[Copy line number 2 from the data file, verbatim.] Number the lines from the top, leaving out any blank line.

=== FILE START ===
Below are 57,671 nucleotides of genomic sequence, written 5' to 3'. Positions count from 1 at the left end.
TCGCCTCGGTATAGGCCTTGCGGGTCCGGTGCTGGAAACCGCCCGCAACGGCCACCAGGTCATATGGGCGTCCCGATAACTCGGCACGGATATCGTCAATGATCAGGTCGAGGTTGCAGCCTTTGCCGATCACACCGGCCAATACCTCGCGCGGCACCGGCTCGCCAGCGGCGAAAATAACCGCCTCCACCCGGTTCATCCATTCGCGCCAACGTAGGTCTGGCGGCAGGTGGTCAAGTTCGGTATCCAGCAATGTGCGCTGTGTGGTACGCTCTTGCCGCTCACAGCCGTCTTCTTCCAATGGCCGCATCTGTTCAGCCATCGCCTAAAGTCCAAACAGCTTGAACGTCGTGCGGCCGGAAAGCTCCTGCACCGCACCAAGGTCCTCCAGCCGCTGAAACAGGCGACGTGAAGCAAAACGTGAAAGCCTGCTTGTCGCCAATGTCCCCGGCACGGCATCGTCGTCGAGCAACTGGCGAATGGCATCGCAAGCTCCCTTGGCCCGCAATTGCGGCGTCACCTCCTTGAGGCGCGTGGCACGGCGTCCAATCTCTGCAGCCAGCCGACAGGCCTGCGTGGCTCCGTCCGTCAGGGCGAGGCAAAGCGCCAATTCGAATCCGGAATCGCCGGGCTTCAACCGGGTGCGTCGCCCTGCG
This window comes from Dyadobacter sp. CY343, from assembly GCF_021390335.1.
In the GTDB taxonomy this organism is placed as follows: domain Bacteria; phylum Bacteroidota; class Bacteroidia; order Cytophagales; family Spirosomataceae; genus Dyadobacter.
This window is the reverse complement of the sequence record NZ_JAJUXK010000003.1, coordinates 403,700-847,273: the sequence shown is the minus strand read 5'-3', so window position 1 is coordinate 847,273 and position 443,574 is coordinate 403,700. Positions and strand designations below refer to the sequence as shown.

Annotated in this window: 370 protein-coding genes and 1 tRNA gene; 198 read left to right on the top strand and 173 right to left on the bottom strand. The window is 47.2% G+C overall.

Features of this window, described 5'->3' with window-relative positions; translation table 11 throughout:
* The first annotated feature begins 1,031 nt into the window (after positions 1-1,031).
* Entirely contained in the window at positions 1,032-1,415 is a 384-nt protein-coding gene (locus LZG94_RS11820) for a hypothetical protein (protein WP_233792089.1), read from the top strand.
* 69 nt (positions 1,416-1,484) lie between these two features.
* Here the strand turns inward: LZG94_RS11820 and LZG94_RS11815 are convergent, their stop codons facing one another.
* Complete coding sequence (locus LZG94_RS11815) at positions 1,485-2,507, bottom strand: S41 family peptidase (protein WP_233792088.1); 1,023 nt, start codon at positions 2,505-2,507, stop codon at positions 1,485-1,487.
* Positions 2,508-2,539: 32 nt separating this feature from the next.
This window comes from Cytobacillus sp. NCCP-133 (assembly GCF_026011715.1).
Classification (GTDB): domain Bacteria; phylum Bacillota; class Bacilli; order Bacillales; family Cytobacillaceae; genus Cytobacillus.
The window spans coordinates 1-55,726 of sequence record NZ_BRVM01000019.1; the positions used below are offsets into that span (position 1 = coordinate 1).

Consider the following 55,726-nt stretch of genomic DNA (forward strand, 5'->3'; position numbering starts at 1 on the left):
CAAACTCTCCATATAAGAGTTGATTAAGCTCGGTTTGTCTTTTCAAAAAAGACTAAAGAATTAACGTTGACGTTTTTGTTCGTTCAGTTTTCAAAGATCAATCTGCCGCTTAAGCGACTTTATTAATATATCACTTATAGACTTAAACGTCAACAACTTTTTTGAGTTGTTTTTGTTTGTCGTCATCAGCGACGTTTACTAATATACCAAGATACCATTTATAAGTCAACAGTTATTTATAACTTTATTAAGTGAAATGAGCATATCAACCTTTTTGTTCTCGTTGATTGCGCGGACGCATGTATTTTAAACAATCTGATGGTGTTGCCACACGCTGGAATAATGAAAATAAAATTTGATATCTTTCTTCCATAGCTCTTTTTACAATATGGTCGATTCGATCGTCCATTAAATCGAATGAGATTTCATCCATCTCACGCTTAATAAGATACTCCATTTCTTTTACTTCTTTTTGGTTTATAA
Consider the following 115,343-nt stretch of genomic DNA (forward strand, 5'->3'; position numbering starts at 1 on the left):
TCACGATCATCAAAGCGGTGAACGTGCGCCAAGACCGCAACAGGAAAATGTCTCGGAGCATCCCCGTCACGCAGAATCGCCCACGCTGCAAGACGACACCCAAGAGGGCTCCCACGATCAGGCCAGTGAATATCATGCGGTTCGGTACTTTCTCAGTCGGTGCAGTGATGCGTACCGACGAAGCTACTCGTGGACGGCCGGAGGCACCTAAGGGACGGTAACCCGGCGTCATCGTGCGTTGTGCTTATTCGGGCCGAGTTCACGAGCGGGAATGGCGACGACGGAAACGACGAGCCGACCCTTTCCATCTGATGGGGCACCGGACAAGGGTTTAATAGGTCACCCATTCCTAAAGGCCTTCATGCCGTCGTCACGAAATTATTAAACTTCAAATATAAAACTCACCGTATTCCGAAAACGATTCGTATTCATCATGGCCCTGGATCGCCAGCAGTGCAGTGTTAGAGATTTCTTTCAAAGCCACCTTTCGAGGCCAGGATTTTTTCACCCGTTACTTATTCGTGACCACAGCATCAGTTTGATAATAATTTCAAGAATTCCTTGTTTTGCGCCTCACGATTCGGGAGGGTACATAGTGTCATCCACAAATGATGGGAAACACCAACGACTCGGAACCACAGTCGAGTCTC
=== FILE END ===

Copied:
TCGCCTCGGTATAGGCCTTGCGGGTCCGGTGCTGGAAACCGCCCGCAACGGCCACCAGGTCATATGGGCGTCCCGATAACTCGGCACGGATATCGTCAATGATCAGGTCGAGGTTGCAGCCTTTGCCGATCACACCGGCCAATACCTCGCGCGGCACCGGCTCGCCAGCGGCGAAAATAACCGCCTCCACCCGGTTCATCCATTCGCGCCAACGTAGGTCTGGCGGCAGGTGGTCAAGTTCGGTATCCAGCAATGTGCGCTGTGTGGTACGCTCTTGCCGCTCACAGCCGTCTTCTTCCAATGGCCGCATCTGTTCAGCCATCGCCTAAAGTCCAAACAGCTTGAACGTCGTGCGGCCGGAAAGCTCCTGCACCGCACCAAGGTCCTCCAGCCGCTGAAACAGGCGACGTGAAGCAAAACGTGAAAGCCTGCTTGTCGCCAATGTCCCCGGCACGGCATCGTCGTCGAGCAACTGGCGAATGGCATCGCAAGCTCCCTTGGCCCGCAATTGCGGCGTCACCTCCTTGAGGCGCGTGGCACGGCGTCCAATCTCTGCAGCCAGCCGACAGGCCTGCGTGGCTCCGTCCGTCAGGGCGAGGCAAAGCGCCAATTCGAATCCGGAATCGCCGGGCTTCAACCGGGTGCGTCGCCCTGCG